F5 Networks FirePass 4100 SSL VPN appliance running Version 6.0 of the controller software uses a complex configuration interface to provide extensive controls over remote clients. The result for IT managers is a secure log-on to the corporate networkbut also likely more time in the planning stages to get all clients up and running. The FirePass 4100, which began shipping in May, is a 2U (3.5-inch) form factor appliance that is rated for 2,000 concurrent users. For our tests, we configured the FirePass 4100 for 1,000 concurrent users (which F5 estimates is the correct configuration to support 10,000 employees with 10 percent average concurrency).Click here to read a review of Aventails EX-2500. Also like other SSL VPN vendors, F5 touts the ease with which the FirePass 4100 can be configured. However, managing the power of the configuration settings of the latest version of FirePass is anything but easy. IT managers should expect to spend at least a week working with the product and its 512 pages of documentation to fully understand the available options. We used dynamic group mappings to associate users with resources when they logged on. This allowed us to maintain user and group settings in our AD server that FirePass then retrieved each time a user attempted to log on. During our tests, we discovered that many of the new features in the FirePass 4100 create the potential for IT managers to overcomplicate access control. We recommend that IT managers who decide to go with the FirePass 4100 start off with the simplest configurations and slowly add new policies while carefully documenting any configuration changes. As with the Aventail EX-2500 running Version 8.7 of Aventails controller software, access methods and application resources quickly intertwine on the F5 FirePass 6.0 product. During tests, for example, we created several groups of users to emulate the various departments that make up eWeek. When we altered resource access to Microsoft Exchange, we had to carefully review all the user groups to ensure that e-mail access was maintained for all. One valuable feature that the FirePass 4100 offers is the ability to run pre-log-on checks. To fully use this function, IT managers should assign a desktop expert to specify the exact processes that can and cant be running for a client to access the network, as well as registry settings and operating system service packs. For example, we specified that Windows XP had to be using Service Pack 2 with the Windows Firewall running before a client would be allowed to log on to the corporate network. While we were able to provide access to nearly all our test network resources, we had trouble getting the Trixbox VOIP solution to work. According to company officials, SIP (Session Initiation Protocol) is not officially supported by the FirePass appliance at this time, and our attempts to set up routes that would allow the protocol to travel across our network in the SSL VPN tunnel were unsuccessful in the time we allotted for the test. We will continue working on the configuration with F5 engineers and will post our subsequent findings at blog.eweek.com/eweek_labs. FirePass provides a range of client downloads that support special access to resources. We were able to use these controls to enable a variety of preconfigured clients, including Microsoft Terminal Services and VNC (virtual network computing), as well as support for Opswat integration libraries for anti-virus and firewall software found on endpoints. Next page: Evaluation Shortlist: Related Products.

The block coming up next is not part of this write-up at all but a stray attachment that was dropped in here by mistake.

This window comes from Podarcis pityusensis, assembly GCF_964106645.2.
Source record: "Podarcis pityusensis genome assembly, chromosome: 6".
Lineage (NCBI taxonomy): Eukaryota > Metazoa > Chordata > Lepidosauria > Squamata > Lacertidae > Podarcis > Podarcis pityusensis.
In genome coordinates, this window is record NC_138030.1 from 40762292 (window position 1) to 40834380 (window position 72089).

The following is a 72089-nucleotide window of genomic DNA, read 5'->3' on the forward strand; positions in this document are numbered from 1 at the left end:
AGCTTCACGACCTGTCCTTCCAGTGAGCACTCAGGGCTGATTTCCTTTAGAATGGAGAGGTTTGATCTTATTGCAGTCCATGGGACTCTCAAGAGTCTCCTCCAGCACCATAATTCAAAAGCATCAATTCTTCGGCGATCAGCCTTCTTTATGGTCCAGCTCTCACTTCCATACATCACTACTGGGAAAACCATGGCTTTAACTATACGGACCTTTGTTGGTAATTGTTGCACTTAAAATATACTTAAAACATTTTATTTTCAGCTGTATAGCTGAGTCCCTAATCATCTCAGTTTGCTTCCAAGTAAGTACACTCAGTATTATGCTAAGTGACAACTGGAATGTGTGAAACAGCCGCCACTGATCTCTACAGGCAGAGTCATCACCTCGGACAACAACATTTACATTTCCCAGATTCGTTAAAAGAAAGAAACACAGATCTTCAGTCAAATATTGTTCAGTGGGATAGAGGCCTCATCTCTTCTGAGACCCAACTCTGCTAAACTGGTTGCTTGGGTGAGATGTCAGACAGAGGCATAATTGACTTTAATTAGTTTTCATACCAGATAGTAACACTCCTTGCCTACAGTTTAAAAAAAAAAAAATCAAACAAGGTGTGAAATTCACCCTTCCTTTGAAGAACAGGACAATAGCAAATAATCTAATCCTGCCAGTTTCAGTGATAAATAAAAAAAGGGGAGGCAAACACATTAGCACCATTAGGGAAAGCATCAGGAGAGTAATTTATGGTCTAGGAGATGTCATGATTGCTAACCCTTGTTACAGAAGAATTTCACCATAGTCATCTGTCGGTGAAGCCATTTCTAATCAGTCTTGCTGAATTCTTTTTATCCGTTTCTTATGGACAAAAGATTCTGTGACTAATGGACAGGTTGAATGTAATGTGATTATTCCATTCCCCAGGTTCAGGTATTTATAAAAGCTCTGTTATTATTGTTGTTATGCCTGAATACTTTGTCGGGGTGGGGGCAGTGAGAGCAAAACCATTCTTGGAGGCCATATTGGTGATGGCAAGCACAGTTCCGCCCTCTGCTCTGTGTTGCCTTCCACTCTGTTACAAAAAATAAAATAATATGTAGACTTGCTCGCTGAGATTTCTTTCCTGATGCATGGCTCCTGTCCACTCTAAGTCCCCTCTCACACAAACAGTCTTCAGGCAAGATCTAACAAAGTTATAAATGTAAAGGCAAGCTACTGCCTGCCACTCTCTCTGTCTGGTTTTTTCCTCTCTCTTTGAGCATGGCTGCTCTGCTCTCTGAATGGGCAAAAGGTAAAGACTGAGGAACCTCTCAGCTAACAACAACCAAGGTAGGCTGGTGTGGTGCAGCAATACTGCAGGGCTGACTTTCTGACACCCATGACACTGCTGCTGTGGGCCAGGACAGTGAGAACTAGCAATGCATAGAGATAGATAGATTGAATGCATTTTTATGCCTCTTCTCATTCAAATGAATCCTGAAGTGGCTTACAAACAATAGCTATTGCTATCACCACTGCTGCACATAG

Outfitted with support for full network access, proxy-based client Web access, client/server application and integrated endpoint security, the FirePass 4100 costs $69,990. This pricing is comparable to that of other appliance-based SSL VPNs.